The ‘revolving doors’ practice of senior civil servants moving into the corporate world saw Sir Mark Allen, formerly of MI6, join BP and became a central player in making the Libyan-BP deal happen, twice phoning and lobbying Jack Straw, Justice Minister, as the PTA got delayed in negotiations. BP knew there was linkage, as did the UK Government. This was a deal which in some estimates was worth up to £15 billion to BP over the long-term, and even more to the West strategically.

For more than a century UK governments and oil companies have played fast and loose in the Middle East. One country BP doesn’t operate in is Iran because of the company’s role – as the Anglo-Iranian Oil Company – in the 1953 CIA backed coup against the government of Mohammed Mosaddegh.

The controversy illustrates the widespread ignorance of Scots law, Scotland’s constitutional status, and the nature of the UK. We can excuse such ignorance among American public opinion, media and politicians, but this is also widely evident closer to home in the London media and Westminster politicians.

When al-Megrahi was released last year, ‘The Daily Mail’ and ‘The Sun’ ran numerous pieces which showed their lack of understanding of Scotland’s judicial processes. This year, Daniel Kawczynski, Tory MP and Chair of the All-Party Parliamentary Committee on Libya has demanded Kenny MacAskill ‘apologise or resign’ for his decision.

Kawczynski then called for an examination of what he called ‘the constitutional aspects of this case’. When pressed on what aspect of MacAskill’s decision was ‘unconstitutional’ he answered that the decision impacted on ‘UK relations with the Arab world and the United States’ (1).

Much of this kind of commentary does not seem to understand the fundamental nature of the United Kingdom. Scotland has had a separate judicial and legal system for centuries which long predates devolution. Scots law is not in any sense subordinate or less than British law; they are equals.

Numerous liberal and centre-left commentators have disparaged the decision that MacAskill made last year, but have widened their argument onto their dislike of devolution or the SNP. Magnus Linklater, no friend of the Scottish Nationalists has called MacAskill’s decision ‘a political blunder’, which ‘is more than embarrassing, it is humiliating’ and one that he ‘should, and could, have seen coming’ (2).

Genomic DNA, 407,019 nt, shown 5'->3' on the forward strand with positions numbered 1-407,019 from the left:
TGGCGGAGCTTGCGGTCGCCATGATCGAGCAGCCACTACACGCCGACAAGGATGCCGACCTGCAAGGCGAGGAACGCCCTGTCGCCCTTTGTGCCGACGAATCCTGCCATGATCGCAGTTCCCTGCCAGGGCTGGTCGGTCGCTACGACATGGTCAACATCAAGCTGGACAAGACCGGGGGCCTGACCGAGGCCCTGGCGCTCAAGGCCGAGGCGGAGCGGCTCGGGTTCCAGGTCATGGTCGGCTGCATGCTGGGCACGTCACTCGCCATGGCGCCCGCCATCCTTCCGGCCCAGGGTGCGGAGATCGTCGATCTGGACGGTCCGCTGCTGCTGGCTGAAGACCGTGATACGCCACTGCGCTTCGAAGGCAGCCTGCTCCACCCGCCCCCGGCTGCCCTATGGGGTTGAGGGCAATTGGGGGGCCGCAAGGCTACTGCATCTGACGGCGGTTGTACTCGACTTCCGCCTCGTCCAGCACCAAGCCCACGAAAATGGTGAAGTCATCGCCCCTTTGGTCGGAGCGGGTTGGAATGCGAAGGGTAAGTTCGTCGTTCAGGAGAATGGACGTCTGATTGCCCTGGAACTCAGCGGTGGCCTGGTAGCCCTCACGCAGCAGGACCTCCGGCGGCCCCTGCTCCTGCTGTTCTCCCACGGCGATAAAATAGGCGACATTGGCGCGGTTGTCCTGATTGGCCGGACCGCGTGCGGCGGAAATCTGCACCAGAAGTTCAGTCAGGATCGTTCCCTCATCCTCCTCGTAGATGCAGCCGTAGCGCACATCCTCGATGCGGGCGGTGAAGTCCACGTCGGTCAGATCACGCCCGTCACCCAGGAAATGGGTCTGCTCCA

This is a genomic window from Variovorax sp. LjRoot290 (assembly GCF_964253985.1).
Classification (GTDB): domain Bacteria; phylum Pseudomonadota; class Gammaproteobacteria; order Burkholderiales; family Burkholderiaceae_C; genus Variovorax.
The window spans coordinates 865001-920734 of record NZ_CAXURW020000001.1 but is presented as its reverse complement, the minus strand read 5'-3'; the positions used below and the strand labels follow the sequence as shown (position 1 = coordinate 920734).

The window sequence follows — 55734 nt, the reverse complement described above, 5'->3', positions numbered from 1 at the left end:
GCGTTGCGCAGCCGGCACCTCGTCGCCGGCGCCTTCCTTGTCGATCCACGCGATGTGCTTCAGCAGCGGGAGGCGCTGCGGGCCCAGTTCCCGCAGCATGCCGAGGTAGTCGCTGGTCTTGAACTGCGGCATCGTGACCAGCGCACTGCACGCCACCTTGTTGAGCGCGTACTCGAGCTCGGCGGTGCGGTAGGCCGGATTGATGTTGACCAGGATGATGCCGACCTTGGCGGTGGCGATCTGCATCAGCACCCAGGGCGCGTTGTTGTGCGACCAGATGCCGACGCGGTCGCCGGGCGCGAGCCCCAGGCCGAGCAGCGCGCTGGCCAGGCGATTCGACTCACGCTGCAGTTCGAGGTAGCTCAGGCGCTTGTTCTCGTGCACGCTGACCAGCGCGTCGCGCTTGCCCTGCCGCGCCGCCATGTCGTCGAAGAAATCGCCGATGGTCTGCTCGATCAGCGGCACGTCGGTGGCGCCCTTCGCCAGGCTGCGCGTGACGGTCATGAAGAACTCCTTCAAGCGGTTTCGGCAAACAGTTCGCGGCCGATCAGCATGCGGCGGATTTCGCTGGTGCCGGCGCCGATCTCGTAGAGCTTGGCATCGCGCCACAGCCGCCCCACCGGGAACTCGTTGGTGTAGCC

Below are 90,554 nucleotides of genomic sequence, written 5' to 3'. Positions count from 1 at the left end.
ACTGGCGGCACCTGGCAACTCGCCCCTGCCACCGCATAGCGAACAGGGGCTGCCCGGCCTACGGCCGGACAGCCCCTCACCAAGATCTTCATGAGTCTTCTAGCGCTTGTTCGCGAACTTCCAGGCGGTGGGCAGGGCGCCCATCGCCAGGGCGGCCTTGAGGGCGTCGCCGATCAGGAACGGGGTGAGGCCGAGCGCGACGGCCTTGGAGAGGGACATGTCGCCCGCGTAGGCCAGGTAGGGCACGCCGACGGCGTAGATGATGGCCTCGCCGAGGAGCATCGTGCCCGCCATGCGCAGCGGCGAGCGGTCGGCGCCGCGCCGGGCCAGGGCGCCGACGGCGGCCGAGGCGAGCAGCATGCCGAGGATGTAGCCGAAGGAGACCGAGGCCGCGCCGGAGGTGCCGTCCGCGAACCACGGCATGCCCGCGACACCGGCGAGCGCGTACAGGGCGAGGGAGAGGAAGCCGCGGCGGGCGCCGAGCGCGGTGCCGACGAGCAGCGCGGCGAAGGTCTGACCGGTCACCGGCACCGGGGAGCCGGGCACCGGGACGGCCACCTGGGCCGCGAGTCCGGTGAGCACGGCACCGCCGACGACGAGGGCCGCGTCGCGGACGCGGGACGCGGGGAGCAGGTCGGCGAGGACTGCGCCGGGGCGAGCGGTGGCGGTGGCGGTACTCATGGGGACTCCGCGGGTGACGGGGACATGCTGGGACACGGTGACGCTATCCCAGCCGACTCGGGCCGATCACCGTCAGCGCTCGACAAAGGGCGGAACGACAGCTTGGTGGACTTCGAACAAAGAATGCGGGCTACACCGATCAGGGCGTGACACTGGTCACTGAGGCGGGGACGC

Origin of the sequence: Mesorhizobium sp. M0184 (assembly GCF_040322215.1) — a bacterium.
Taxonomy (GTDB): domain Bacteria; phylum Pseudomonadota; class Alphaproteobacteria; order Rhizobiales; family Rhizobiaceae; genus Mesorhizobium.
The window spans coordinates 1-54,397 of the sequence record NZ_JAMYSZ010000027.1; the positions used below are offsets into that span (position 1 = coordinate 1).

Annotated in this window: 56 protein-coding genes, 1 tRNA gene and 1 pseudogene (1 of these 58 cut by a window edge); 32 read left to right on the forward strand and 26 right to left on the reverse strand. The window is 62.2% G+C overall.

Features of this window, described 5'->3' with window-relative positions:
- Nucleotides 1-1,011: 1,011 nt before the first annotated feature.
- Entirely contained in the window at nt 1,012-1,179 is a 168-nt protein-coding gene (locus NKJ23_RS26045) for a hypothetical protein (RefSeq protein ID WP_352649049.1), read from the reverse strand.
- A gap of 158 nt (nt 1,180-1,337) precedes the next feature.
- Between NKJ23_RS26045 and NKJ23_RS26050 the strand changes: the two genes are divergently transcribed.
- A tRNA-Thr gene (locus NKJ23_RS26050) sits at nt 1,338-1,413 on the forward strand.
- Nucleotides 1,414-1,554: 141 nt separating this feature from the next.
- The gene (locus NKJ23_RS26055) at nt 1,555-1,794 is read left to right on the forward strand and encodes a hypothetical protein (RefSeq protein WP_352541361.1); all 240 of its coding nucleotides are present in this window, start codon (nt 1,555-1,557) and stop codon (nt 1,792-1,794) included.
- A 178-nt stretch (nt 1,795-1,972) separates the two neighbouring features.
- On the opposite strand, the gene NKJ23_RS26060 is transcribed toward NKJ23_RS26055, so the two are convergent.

We can agree or disagree with Kenny MacAskill’s decision last year. We can disagree or not with the grounds of that decision. Yet what is really at the centre of all of this is how the UK Government does business, how it advocates for ‘Britain plc’ whether it be oil companies, weapons manufacturers or otherwise, and how at its highest levels, from the Prime Minister to senior civil servants, British Government is happy to run roughshod over ‘due process’.

British Government always did this sages will observe – Iran 1953, Suez 1956 – but under Thatcher and Blair this morphed into something fundamentally different – the debasement of our values as a democracy and society in the advance and conflation of British corporate, financial and military interests. That’s an appropriate subject for an independent inquiry – exploring how we untangle all of these complex webs and conflicts of interests, and how we understand and represent the so-called ‘national interest’ of the United Kingdom.

Notes

1. Newsnight Scotland, July 19th 2010, http://www.bbc.co.uk/iplayer/episode/b00t4pvd/Newsnight_Scotland_19_07_2010/

2. Magnus Linklater, ‘A humiliation ministers really should have seen coming’, The Times, July 21st 2010.